Posted on 06-29-2021
about:blankThe recent guilty verdict in the George Floyd murder case has signified a profound shift in how we view and address racial justice in this country. After a year that’s put racism in the national spotlight, companies have stepped up in a big way to show their support: Wall Street banks like JPMorgan Chase have announced programs worth billions to support Black communities; Big Tech companies like Microsoft have committed millions to meaningful diversity and inclusion (D&I) programs; significant sports organizations like the NBA, NFL, and MLB have doubled down on investments and decorated their arenas and uniforms with the words “Black Lives Matter”; and just this week, corporate statements, social media posts, and open letters to employees have poured out from companies and top business leaders with reactions to the Derek Chauvin verdict, many of which voiced new commitments and pledges to help advance racial equity.
That said, it’s clear that we’ve only scratched the surface when it comes to the work that requires intentional action. Businesses and philanthropies across the country have opened up their wallets this year to help bankroll racial justice programs, resulting in unexpected change for workers, families, and communities all over the country. However, they also can transform the lives of millions more by turning their words into action in a few meaningful ways.
One of the most significant ways we can tackle racial inequality in corporate America is by committing to hiring diverse talent from nontraditional pathways. The real impact in workforce training programs isn’t just the training students receive – it’s the hiring partnerships and professional networks that alumni can tap into after graduation. Many of these programs are designed for traditionally underrepresented groups in today’s emerging fields – people of color, women, and young adults who ended their formal education after high school.
By the end of their training, these individuals are armed with the skills they need to succeed in today’s workplace, even if they haven’t followed a traditional college pathway. Suppose more companies were to start placing a higher value on the merits of hiring from programs like Per Scholas, Year Up, and NPower. In that case, they’ll be able to build more diverse talent pipelines, increase retention rates, and find the talent they need, all while helping the people who need it most.
Another meaningful way companies can tackle systemic racism is by addressing their own internal biases in hiring and promotions. We know that diverse individuals are challenging to recruit for in fields like technology frequently because they don’t meet the initial criteria outlined in job descriptions. Artificial barriers – such as college degrees or years of industry-related experience – are deeply embedded in many corporations. They often discourage underrepresented groups from applying for jobs they might otherwise be qualified to fill. By being more thoughtful in the hiring and talent acquisition process, companies can play a more prominent role in helping BIPOC workers get ahead by tapping into their unique skill sets and backgrounds.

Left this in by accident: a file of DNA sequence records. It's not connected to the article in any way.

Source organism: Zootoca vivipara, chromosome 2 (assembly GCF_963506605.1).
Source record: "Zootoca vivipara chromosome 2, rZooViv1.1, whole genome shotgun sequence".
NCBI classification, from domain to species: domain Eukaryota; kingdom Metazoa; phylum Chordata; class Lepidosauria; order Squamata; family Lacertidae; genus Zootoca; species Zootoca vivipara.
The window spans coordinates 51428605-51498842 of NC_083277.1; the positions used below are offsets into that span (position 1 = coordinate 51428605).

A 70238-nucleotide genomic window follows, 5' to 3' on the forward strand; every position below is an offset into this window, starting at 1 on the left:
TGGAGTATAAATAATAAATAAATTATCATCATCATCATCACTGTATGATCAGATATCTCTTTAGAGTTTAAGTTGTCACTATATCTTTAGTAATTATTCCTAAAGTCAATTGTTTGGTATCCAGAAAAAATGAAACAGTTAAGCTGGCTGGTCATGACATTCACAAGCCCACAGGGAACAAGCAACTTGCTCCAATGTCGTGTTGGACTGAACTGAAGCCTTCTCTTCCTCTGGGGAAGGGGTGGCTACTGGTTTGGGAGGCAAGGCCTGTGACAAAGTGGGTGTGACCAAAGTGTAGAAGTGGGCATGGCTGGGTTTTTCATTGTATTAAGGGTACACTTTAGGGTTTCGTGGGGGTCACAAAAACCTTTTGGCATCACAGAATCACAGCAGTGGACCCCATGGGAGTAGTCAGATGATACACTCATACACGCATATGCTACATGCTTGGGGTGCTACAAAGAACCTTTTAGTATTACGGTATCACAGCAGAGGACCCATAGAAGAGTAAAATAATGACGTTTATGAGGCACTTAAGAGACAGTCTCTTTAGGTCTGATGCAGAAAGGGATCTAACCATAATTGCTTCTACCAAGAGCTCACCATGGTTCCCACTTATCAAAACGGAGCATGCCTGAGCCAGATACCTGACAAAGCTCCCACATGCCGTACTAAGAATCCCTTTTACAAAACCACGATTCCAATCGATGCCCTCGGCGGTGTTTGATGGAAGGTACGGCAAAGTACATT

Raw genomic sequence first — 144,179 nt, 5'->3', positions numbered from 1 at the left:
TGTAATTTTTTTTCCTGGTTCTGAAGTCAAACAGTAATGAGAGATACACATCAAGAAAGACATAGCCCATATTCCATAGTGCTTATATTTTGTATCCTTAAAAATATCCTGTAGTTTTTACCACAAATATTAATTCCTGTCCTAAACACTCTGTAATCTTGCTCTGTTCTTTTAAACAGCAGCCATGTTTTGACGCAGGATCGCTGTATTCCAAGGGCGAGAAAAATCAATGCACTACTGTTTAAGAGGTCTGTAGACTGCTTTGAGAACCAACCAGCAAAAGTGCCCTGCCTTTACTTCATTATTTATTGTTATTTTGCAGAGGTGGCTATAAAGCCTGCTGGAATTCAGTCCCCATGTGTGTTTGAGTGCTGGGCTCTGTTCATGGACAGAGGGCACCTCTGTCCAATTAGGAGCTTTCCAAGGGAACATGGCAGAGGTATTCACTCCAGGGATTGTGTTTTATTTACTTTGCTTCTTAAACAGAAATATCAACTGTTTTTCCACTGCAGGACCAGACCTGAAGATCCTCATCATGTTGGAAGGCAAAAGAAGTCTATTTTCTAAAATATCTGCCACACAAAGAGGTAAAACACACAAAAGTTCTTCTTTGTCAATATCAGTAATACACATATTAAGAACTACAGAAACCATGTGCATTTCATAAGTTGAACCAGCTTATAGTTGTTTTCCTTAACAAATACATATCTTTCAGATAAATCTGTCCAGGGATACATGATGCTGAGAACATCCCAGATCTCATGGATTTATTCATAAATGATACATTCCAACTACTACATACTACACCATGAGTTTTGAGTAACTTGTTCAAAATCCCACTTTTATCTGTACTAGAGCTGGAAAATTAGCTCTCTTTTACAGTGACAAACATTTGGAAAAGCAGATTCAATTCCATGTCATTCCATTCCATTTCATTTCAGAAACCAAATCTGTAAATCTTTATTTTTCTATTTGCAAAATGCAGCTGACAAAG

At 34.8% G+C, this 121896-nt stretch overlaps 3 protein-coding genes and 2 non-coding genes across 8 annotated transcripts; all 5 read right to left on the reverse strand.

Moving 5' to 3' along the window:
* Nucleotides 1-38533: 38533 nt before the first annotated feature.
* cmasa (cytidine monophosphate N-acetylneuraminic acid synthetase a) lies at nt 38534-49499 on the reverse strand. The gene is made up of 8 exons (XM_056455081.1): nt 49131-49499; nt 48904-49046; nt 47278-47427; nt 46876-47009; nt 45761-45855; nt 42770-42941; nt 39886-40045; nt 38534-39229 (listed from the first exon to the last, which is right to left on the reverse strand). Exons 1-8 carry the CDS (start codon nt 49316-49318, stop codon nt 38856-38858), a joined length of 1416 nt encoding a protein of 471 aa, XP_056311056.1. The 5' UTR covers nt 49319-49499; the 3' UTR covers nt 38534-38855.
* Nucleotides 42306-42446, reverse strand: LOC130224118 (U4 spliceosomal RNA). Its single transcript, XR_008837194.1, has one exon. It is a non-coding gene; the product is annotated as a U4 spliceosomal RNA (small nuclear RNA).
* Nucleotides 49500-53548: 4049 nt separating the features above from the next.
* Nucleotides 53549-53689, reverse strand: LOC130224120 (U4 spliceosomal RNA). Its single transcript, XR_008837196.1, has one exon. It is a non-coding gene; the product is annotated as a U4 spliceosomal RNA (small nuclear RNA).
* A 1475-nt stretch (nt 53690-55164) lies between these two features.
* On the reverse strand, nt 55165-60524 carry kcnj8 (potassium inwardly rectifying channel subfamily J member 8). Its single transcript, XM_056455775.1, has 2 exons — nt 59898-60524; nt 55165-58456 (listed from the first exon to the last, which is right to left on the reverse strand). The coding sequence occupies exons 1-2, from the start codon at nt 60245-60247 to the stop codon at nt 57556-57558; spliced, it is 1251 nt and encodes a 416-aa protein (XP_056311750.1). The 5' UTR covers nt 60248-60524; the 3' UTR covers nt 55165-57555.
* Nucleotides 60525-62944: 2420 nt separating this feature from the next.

Lastly, companies need to be building workplace cultures that encourage lifelong learning and advancement. Organizations should consider reskilling and upskilling for all of their talent, not just younger workers. As technology continues to transform the way we do business, talent needs are also changing every day. Business leaders need to ensure they support existing staff – including BIPOC staff – in learning the skills they need to remain competitive.
My nonprofit – which provides tuition-free technology training to workers underrepresented in the tech sector – has been in a very fortunate position this year, sitting at the receiving end of incredible donations. Grants from Lever for Change, Comcast NBCUniversal, Prudential Financial, and so many more have enabled us to expand our training remotely in the wake of a global pandemic and meet growing demands for our workforce training programs. We are also working with these organizations to turn their monetary commitments into meaningful partnerships that address the issues above.
A success story of the power of true partnership is our work with TEKsystems, a global full-stack technology and talent services provider. This customized training partnership showcases when organizations, with shared values and aligned expertise, come together the benefits for BIPOC workers can be transformational.
Looking ahead, we must encourage and enable more companies to turn their commitments into action in this same way. Covid-related job losses and layoffs have had the hardest hit on Black and brown communities. Many are looking for ways to future-proof their careers and build more stable financial opportunities. We can help BIPOC workers achieve a better and more thriving life by partnering with organizations like Per Scholas and taking a more innovative approach to hiring that will result in more diversity in tech. It means breaking old habits and being courageous in trying new models for training and hiring. It needs to be a top priority in how we operate going forward in order to make meaningful changes to diversity in the tech industry.